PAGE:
Philadelphia Baseball Review - Phillies News, Rumors and Analysis
La Salle baseball
Facing an uncertain future, La Salle's baseball program is doing everything it can to demonstrate on the field why the university should keep baseball. The club is 20-12 on the season and hit the 20-win mark faster than any La Salle team dating back to 1982. Here are three reasons why the Philadelphia baseball community needs to rally behind this club: 

Reason #1: It's a quality product 
Look, La Salle likely isn't going to Omaha this year. That said, the program has turned a corner and the entire roster, including coaches and assistants, are deserving of a ton of credit. This year's club is arguably the best the Explorers have had in almost three decades. They currently sit at the top of the North Division in the Atlantic 10 and have a legitimate shot at running deep into the conference tourney - with a real possibility of winning the whole thing. For a small school in the northeast, that's a big deal. For a program that entered the season with its future in doubt, it's an incredible storyline. 

Reason #2: Head coach David Miller 
This guy works. He's been an outstanding addition to the baseball community in Philadelphia and has done a tremendous job in bringing top-ranked talent to a school that's hovered in mediocrity for far too long. He made it clear that he wanted to make La Salle a baseball powerhouse, specifically, one of the better programs in the northeast - an area that's tough to build in. He's delivered multiple top-ranked recruiting classes and mixed in some of the best high school talents from the Philadelphia region.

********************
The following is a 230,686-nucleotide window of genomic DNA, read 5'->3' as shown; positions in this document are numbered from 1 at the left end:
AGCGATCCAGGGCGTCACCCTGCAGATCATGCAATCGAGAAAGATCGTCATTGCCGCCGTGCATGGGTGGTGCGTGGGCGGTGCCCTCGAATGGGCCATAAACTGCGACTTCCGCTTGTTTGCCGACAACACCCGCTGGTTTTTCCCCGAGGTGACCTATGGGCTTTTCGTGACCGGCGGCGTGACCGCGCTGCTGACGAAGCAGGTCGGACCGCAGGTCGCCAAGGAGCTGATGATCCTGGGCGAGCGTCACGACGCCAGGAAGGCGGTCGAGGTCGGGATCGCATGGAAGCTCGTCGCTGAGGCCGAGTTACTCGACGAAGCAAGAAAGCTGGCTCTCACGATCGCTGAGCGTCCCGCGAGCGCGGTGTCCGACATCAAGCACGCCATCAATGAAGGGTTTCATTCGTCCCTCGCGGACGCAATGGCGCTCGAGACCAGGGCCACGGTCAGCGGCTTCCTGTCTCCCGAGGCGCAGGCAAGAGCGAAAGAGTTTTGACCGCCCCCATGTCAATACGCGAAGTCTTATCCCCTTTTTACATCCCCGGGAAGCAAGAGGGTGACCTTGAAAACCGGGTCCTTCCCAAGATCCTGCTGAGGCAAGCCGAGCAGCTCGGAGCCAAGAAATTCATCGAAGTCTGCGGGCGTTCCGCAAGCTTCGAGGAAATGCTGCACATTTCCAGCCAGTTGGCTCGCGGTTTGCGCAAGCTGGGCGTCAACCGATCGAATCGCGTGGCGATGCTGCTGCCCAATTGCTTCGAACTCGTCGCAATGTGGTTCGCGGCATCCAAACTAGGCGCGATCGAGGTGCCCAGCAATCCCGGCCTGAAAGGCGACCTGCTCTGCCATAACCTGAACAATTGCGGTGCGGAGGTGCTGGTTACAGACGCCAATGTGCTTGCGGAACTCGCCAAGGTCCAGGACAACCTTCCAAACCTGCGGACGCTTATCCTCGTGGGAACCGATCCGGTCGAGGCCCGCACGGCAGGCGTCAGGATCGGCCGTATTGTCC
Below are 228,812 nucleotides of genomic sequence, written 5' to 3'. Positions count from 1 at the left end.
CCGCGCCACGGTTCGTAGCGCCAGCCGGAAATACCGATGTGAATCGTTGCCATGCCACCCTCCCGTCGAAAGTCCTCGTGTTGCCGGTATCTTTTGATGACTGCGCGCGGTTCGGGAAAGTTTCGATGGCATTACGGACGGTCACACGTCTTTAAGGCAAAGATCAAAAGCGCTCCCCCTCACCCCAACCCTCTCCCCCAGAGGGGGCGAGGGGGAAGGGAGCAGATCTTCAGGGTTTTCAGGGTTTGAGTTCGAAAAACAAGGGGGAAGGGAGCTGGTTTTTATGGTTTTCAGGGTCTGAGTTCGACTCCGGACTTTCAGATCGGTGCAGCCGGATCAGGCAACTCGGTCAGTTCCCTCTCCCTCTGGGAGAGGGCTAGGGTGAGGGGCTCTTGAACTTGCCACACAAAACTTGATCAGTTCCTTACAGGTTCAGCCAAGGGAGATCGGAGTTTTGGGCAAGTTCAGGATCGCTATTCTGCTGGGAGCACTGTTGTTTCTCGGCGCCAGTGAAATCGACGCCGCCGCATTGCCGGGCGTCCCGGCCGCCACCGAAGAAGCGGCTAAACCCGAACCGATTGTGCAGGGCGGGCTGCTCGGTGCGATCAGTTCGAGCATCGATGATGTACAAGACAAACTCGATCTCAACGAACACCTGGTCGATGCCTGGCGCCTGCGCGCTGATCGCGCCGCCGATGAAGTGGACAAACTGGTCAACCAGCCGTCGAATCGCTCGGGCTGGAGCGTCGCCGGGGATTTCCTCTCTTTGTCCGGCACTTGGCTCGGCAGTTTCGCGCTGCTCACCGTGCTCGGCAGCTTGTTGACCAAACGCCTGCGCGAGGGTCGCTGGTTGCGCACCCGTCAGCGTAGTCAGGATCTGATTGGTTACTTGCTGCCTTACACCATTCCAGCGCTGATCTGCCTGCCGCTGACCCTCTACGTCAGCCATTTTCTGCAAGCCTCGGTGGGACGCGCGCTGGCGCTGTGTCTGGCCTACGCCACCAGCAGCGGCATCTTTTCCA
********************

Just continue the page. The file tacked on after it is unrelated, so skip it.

Reason #3: The support is there 
La Salle alum James Santore has been vocal about his desire to save the team. He, along with a group of former players, has raised nearly $500,000 in an effort to provide financial stability to the program. They've shared concepts and ideas with the administration, but it seems the goalposts keep moving. Sources contend the administration has asked the program to raise $9-million to remain viable. It's an unfair ask. Though nothing is official, the program could be entering its final days. 

This La Salle team, given the circumstances, has been one of the best stories to come out of a bizarre college baseball season that's been mired by COVID-related cancellations and scheduling issues. 

Freshman Frank Elissalt looks to be one of the best freshman hurlers on the coast, while Tatem Levins is on pace to drive in 60 runs, a mark that's been hit just twice in program history. 

This team has life and a roster that's full of talent. 

It's deserving of a future. 
Follow Patrick on Twitter: @PGordonPBR

Managing Editor


Anonymous said…
This article is right on. Too bad the university prefers to remain mediocre by allowing the excitement of their baseball program and its talented roster of student athletes to be cancellled.
Anonymous said…
LaSalle’s athletic director is only interested in getting a new
multi-million dollar basketball arena built to bolster his own resume. Then he can move on to bigger and better opportunities with little regard for the destruction he leaves behind.
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